Going back to my days as a set designer, we were always thinking about the stories we were conveying through the spaces we designed. I do this today with my clients. I think an interior is vibrant when it tells your story authentically and lets you live to the fullest.
My style is all about mixing colors, time periods and inspirations to create elegant, layered interiors.
Growing up, my dad was a virologist for the CDC, so we lived everywhere from Atlanta to Nigeria. Living in so many corners of the globe was essential to developing my design eye and is backed by my education.
I really enjoy working with unusual, unique furniture pieces and art. I’m also no stranger to pattern and color.
I love color. It makes everything more exciting, but it is all about using color correctly and achieving a balance. Too much of a good thing is never good.
I typically begin by finding one element in the room that will serve as the foundation of the palette – for example, a piece of art or a fabric. From there, color can be splashed across the walls or used more restrainedly, like on a lampshade.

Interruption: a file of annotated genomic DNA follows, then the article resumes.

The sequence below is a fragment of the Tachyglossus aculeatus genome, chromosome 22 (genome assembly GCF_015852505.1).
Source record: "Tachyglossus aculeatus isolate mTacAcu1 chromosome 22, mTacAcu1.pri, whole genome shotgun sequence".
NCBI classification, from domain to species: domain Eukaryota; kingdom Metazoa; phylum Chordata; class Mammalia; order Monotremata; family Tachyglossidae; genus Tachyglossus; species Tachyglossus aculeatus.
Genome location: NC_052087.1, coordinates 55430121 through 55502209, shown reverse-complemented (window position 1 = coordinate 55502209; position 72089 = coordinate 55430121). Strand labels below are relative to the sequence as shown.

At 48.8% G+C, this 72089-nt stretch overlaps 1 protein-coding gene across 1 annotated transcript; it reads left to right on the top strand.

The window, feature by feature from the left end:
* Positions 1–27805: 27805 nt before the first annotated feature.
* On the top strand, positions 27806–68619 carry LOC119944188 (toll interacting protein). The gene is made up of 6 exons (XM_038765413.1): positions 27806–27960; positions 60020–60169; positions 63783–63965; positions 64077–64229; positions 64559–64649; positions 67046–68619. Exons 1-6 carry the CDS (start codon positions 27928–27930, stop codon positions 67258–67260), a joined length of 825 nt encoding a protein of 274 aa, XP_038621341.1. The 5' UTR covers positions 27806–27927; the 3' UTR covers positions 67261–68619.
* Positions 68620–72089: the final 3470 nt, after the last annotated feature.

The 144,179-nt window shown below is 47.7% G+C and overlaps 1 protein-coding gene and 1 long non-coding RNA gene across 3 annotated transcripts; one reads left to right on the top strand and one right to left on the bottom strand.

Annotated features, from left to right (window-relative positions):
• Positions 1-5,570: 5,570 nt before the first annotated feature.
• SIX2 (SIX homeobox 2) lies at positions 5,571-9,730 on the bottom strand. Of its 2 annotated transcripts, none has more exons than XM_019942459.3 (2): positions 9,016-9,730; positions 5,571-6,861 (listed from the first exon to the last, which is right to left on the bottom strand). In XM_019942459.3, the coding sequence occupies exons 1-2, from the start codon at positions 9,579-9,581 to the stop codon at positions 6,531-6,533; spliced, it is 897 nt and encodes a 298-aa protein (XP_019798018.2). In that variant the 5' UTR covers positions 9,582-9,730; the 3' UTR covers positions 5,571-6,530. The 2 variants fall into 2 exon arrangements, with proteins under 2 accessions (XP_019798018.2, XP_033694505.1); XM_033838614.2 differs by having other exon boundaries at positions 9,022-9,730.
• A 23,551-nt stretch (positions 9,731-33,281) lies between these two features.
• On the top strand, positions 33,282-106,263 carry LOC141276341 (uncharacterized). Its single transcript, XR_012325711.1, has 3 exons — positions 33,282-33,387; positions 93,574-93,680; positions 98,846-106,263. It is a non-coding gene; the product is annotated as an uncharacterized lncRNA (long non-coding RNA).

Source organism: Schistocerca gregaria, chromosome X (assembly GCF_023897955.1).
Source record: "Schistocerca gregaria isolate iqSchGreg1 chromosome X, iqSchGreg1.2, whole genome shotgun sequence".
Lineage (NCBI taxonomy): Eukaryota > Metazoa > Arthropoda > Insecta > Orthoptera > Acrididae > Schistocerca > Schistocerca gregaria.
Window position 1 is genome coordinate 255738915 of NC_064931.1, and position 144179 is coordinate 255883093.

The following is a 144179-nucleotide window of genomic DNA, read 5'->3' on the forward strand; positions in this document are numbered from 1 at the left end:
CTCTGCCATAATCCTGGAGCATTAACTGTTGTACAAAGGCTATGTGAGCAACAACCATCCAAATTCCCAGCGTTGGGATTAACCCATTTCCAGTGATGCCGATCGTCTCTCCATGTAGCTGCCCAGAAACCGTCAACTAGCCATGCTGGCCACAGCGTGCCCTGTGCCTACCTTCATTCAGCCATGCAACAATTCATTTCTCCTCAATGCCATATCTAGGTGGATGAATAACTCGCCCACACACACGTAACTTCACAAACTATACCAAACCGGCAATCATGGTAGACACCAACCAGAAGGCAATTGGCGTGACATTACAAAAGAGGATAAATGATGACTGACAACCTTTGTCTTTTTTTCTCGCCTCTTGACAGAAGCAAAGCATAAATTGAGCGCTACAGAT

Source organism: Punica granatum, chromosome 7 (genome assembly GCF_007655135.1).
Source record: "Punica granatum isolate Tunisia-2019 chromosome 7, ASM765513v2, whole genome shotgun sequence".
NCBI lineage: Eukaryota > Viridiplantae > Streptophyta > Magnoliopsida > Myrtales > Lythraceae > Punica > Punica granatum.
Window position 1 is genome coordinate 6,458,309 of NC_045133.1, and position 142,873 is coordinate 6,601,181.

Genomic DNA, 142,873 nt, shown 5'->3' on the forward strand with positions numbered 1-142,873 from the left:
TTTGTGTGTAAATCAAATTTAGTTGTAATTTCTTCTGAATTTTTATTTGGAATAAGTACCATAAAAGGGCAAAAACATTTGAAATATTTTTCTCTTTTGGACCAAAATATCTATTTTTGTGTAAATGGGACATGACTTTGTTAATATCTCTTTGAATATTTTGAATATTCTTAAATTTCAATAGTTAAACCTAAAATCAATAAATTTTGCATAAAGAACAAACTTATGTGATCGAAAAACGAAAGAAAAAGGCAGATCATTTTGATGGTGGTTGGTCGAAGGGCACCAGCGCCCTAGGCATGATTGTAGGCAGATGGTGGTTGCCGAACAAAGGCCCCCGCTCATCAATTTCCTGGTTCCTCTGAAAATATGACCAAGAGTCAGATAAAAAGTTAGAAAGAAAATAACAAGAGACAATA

I think about how all elements interact with one another, including the room’s flow and the architecture. The careful attention to scale allows for a nice foundation upon which to add color and pattern. It is methodical so as not to tip the scale too far.
I will also create visual pauses – for example, solid pillows or fabrics for color blocking.
I do this by creating interiors that reflect the lives of the homeowners. Where have they been? What do they collect?
Conversation pieces are also an important part of the storytelling process. They can be rare or simply out of place and unexpected. They allow for connection with others and with our homes.
The book focuses on six projects. They all have their own unique spirit but reflect my love of the mix to create truly inspired spaces with a wink.